The superintendent of the Los Angeles Unified School District has announced that the district is abandoning its much-ridiculed plan to supply a computer to every student, saying it is too expensive and describing the original vision as a “gimmick.”
“I don’t believe we can afford a device for every student,” superintendent Ramon Cortines said last Friday night, according to the Los Angeles Times. “Education shouldn’t become the gimmick of the year.”
Cortines also said that the plan was half-baked from the start, as the district never developed a fully-realized plan for how to use the devices in class, or pay for replacements over the long haul.
Going forward, he said, the district will instead follow a conservative plan of maintaining fewer computers and doling them out when needed for particular lessons or tests.
The remarks signal a total repudiation of the signature policy of Cortines’s predecessor, John Deasy, who drew national attention through a plan to supply an Apple iPad to every single student in the district. Deasy touted the effort as a civil rights initiative that would help close the gap in technology skills between poor and wealthy children.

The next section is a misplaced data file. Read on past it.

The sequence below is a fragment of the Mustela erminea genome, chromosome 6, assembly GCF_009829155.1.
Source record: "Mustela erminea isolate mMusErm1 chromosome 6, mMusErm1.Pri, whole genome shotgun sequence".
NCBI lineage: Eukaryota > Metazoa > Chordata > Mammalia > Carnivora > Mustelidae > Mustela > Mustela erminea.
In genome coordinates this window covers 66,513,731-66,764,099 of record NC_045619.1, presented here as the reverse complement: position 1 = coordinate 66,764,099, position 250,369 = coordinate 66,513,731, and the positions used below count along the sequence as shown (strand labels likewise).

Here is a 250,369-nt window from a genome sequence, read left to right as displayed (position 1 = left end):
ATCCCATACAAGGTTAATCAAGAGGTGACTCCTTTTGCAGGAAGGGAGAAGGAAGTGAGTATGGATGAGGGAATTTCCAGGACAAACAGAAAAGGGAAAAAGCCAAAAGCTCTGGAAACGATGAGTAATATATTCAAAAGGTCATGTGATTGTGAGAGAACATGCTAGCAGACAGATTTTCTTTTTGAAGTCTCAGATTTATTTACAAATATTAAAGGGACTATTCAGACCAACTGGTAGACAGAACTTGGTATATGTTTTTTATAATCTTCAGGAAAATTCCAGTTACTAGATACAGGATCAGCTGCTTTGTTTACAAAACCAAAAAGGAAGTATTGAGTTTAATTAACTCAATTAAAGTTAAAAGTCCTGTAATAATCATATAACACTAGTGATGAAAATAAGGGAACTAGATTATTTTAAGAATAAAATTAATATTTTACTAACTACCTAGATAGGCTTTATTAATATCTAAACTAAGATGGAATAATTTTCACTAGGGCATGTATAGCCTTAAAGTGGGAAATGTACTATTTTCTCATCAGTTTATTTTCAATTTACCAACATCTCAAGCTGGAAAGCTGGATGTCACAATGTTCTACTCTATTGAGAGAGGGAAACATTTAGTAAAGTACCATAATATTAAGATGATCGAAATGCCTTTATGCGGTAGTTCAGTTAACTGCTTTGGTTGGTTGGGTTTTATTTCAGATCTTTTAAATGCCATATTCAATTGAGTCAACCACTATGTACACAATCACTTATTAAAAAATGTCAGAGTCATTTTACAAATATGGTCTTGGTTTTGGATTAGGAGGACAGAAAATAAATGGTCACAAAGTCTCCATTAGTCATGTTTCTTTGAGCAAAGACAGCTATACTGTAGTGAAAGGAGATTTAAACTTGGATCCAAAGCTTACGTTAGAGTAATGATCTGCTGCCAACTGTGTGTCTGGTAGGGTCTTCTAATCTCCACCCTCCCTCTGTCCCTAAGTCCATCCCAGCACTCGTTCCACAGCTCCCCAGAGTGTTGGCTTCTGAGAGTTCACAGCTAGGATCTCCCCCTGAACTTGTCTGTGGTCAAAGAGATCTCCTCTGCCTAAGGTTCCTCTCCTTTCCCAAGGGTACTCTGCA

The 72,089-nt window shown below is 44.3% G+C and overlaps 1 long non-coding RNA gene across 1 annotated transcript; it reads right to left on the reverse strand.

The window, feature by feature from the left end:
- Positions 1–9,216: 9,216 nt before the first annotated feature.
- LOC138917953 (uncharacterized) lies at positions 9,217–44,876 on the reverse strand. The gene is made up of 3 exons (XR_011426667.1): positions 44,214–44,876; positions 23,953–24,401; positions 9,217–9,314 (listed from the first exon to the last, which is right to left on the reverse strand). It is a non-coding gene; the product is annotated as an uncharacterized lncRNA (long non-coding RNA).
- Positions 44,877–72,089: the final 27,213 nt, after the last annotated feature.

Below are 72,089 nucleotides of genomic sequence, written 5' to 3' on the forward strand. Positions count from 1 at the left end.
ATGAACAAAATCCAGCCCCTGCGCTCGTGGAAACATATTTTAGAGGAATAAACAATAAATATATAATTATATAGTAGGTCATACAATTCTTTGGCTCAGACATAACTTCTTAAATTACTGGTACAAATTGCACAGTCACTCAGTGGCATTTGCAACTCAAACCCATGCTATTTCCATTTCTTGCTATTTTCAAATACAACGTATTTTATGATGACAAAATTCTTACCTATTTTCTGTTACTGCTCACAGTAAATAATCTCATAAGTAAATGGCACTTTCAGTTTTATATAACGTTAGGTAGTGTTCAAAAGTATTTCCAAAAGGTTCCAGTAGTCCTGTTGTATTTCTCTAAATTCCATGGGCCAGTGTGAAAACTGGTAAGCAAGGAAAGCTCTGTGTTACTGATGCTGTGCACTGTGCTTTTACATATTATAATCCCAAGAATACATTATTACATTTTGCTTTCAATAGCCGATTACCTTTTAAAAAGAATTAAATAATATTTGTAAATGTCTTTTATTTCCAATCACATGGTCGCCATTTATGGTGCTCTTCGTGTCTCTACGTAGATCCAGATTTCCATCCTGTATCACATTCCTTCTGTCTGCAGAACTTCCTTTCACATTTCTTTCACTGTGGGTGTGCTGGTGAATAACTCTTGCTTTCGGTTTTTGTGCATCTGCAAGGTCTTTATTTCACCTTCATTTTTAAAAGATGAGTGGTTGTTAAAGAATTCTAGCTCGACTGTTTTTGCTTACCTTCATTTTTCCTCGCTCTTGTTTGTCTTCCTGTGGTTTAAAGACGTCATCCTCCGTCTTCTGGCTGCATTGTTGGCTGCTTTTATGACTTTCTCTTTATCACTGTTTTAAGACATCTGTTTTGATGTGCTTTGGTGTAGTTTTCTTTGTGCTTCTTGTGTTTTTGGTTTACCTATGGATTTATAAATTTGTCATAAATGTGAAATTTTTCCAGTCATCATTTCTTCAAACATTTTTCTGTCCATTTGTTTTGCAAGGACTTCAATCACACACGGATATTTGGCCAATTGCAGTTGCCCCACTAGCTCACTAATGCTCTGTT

The plan was criticized from the start, especially for its $1.3 billion price tag, and a trial roll-out in 47 schools quickly devolved into a humiliating failure. Security filters designed to keep students on-task were easily disabled, while dozens were quickly stolen. Teachers admitted that they weren’t entirely sure how to incorporate the expensive devices into lesson plans. The obstacles caused the rollout to be put on hiatus, and later the district announced that it was looking into using computers other than iPads.
Later, questions emerged over the procurement process, as Deasy and a top staffer were found to have a close relationship with Apple and Pearson, raising the possibility that the two were illegally favored when contracts were awarded. The scandal contributed to Deasy’s resignation last October. In December, the FBI raided LAUSD to seize documents as part of a criminal investigation.
Cortines’s announcement comes just days before a local school board election, where the failed iPad plan is a major issue, as incumbents are under fire for endorsing the plan.
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